Here’s what we learned from the first democratic presidential debate last week. Do not fraternize with those you disagree with and never refer to a fellow politician as son, boy or anything similar. It’s just not “politically correct.”
Former Vice President Joe Biden was roasted for talking about trying to find common ground with conservative southern senators when he served in the U.S. Senate. “At least there was some civility” Biden said about working with segregationists like former Mississippi Senator James Eastland. He should not have been so “civil” says a number of other democratic candidates.
I’ll tell you this. These presidential wannabes have never spent time around the Louisiana legislature. When I was elected to the Louisiana State Senate back in 1972, I sat in the Senate chambers shrouded by older senators who had served in that body for a number of years. They included Harvey Peltier from Thibodaux, Jackson Davis from Shreveport, Jesse Knowles, who survived the Baton death march in World War II, and J.E. “Boysie” Jumonville from New Roads. They all were quite conservative, more so than me.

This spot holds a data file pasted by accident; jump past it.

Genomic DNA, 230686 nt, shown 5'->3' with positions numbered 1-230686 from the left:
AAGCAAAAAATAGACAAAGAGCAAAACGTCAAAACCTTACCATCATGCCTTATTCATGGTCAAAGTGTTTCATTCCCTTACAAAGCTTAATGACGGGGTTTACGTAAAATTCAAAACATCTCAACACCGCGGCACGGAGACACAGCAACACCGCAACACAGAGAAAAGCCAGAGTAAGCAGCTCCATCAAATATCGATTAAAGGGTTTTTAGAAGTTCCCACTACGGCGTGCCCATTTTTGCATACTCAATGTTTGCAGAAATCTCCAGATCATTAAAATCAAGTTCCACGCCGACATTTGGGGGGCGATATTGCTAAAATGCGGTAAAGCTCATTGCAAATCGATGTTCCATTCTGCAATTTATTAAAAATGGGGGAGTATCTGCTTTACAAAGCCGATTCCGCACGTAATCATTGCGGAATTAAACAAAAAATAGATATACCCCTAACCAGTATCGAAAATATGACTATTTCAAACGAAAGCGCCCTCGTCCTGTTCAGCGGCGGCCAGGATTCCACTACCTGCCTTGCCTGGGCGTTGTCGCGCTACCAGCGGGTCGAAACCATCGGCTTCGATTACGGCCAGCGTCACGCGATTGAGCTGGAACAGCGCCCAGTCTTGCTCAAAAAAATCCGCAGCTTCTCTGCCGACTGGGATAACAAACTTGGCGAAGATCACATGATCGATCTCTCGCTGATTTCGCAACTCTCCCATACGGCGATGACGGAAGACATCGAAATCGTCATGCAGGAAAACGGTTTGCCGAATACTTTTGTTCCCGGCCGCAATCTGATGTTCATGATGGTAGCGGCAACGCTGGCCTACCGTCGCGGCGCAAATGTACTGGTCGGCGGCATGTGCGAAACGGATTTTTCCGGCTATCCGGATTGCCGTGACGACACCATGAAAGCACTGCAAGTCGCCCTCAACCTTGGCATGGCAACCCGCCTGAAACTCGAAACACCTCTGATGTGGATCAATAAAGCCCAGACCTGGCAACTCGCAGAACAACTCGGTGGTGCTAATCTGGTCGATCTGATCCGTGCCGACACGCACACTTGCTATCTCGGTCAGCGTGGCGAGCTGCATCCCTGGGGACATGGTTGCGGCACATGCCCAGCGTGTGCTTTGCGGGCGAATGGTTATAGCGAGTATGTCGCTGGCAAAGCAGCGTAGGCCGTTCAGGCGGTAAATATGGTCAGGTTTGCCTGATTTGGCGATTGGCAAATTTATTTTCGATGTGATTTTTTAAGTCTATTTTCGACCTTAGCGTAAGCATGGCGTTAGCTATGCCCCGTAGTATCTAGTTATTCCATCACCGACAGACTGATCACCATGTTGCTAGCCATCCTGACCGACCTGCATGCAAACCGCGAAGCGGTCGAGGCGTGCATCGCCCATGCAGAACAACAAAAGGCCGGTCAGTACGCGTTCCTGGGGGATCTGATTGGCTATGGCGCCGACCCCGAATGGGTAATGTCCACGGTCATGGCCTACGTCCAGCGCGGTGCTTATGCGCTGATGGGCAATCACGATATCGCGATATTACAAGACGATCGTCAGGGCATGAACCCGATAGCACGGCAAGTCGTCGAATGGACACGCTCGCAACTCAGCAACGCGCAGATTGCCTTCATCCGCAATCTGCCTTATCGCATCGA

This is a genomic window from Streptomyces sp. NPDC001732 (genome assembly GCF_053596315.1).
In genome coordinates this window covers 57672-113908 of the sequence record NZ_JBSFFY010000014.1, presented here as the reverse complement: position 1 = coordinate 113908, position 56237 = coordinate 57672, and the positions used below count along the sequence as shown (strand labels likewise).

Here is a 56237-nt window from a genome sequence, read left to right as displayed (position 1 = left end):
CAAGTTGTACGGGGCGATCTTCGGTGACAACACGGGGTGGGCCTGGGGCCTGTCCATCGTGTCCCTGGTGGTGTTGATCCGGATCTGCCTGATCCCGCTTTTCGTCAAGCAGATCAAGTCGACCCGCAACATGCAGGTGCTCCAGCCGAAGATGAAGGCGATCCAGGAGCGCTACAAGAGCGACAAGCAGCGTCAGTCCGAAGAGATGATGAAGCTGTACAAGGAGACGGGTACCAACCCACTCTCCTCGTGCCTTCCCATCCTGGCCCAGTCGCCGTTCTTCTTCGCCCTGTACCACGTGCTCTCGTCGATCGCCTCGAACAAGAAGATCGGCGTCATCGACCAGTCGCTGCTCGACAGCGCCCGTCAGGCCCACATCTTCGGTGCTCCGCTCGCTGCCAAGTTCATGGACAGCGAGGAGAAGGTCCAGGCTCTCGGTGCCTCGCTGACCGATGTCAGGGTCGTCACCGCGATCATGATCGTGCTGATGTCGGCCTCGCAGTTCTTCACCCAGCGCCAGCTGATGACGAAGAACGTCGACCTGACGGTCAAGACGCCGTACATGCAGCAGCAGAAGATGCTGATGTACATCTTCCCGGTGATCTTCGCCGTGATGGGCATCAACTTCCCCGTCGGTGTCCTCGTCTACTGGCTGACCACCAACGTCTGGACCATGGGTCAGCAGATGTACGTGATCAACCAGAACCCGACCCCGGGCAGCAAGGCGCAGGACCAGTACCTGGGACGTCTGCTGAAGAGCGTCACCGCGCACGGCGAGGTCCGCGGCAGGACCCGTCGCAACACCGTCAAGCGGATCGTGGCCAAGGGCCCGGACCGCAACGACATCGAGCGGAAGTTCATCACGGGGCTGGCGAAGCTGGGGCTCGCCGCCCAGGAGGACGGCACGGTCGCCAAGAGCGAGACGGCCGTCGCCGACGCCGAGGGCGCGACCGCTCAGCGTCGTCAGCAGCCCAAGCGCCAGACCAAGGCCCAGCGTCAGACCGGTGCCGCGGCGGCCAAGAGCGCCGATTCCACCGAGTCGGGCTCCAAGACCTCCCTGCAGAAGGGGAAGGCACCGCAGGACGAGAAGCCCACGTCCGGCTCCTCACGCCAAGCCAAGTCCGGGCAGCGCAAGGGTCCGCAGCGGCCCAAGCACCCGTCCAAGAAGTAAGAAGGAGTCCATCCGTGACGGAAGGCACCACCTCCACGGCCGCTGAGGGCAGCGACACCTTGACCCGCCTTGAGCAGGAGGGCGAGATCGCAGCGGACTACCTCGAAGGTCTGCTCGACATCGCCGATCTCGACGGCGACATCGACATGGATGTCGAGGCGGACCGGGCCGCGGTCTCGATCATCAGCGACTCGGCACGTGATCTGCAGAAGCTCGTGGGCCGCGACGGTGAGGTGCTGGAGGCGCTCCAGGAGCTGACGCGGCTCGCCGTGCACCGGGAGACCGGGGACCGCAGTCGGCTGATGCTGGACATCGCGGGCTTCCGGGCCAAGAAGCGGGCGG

Many of these senators had served through the segregation era and had opposed any legislation involving civil rights. When I took office, we often disagreed and I did my best to bring them around to my point of view. But we were always civil and we often socialized and shared a meal when the legislative day was done.
Should I have scorned those who disagreed with me as Joe Biden is accused of not doing. Of course not. The whole focus of a democracy is to confect workable solutions where a consensus can come together. Failing to confer with those you disagree with is, in my opinion, a dereliction of one’s oath of office.
I was affectionally referred to by these elder senators, as “the new kid” and “young Brown.” Boysie Jumonville, who sat right next to me, often called me son or boy. I never took offense, nor did I think his term of “boy” had any racial connotations. A far cry of the onslaught of criticism Biden is facing today.